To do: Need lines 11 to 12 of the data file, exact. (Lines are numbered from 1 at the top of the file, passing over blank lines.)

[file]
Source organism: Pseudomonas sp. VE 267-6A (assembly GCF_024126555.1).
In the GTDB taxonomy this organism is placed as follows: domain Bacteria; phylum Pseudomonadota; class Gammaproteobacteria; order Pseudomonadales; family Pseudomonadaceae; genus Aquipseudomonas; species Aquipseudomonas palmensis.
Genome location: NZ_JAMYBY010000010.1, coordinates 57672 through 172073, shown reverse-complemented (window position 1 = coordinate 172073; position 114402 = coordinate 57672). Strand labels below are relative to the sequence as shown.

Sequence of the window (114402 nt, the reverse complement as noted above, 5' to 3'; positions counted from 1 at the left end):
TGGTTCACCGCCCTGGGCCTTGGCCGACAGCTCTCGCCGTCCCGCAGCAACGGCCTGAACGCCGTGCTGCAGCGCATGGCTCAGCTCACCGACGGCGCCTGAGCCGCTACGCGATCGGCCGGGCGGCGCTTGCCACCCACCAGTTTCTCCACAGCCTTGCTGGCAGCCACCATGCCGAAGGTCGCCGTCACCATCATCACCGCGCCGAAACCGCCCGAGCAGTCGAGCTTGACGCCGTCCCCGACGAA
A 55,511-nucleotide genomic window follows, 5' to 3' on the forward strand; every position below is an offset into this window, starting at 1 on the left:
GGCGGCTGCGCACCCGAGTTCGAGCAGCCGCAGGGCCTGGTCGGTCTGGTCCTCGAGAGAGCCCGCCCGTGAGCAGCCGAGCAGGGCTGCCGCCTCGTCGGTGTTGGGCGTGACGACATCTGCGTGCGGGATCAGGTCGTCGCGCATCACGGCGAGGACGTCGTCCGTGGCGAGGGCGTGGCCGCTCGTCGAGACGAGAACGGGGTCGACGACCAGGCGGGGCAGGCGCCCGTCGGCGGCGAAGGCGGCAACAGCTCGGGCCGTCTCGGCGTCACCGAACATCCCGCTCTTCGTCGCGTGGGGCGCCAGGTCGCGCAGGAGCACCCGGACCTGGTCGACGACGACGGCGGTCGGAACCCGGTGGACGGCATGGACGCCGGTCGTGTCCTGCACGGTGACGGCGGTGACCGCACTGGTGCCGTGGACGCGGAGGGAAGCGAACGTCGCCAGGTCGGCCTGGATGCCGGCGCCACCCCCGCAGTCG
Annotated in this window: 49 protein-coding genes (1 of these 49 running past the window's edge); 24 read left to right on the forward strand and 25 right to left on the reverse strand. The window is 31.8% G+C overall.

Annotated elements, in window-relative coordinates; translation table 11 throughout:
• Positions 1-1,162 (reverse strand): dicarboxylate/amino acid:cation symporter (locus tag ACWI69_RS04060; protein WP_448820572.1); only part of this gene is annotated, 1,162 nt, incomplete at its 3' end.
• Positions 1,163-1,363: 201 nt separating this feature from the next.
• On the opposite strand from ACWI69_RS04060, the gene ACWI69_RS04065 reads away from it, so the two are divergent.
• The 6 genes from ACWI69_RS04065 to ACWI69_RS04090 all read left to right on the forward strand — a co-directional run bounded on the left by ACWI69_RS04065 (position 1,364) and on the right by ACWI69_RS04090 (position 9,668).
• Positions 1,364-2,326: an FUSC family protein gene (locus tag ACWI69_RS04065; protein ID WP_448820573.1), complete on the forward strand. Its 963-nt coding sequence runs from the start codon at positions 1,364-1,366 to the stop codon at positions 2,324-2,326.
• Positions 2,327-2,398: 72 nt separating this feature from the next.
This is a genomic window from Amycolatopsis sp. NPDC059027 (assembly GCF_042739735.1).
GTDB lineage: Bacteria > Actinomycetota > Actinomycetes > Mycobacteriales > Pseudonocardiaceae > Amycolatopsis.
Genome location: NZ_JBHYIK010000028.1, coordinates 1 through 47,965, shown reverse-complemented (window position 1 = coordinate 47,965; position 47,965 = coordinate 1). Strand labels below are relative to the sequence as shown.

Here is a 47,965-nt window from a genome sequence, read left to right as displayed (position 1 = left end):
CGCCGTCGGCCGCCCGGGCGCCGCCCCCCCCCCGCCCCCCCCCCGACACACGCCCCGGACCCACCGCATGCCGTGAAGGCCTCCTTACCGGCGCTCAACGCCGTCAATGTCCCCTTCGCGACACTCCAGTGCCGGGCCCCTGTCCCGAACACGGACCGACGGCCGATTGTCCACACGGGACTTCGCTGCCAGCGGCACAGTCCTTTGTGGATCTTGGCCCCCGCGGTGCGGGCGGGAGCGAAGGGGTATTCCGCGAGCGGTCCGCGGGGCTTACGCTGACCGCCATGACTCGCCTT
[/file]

• Positions 1,163-1,363: 201 nt separating this feature from the next.
• On the opposite strand from ACWI69_RS04060, the gene ACWI69_RS04065 reads away from it, so the two are divergent.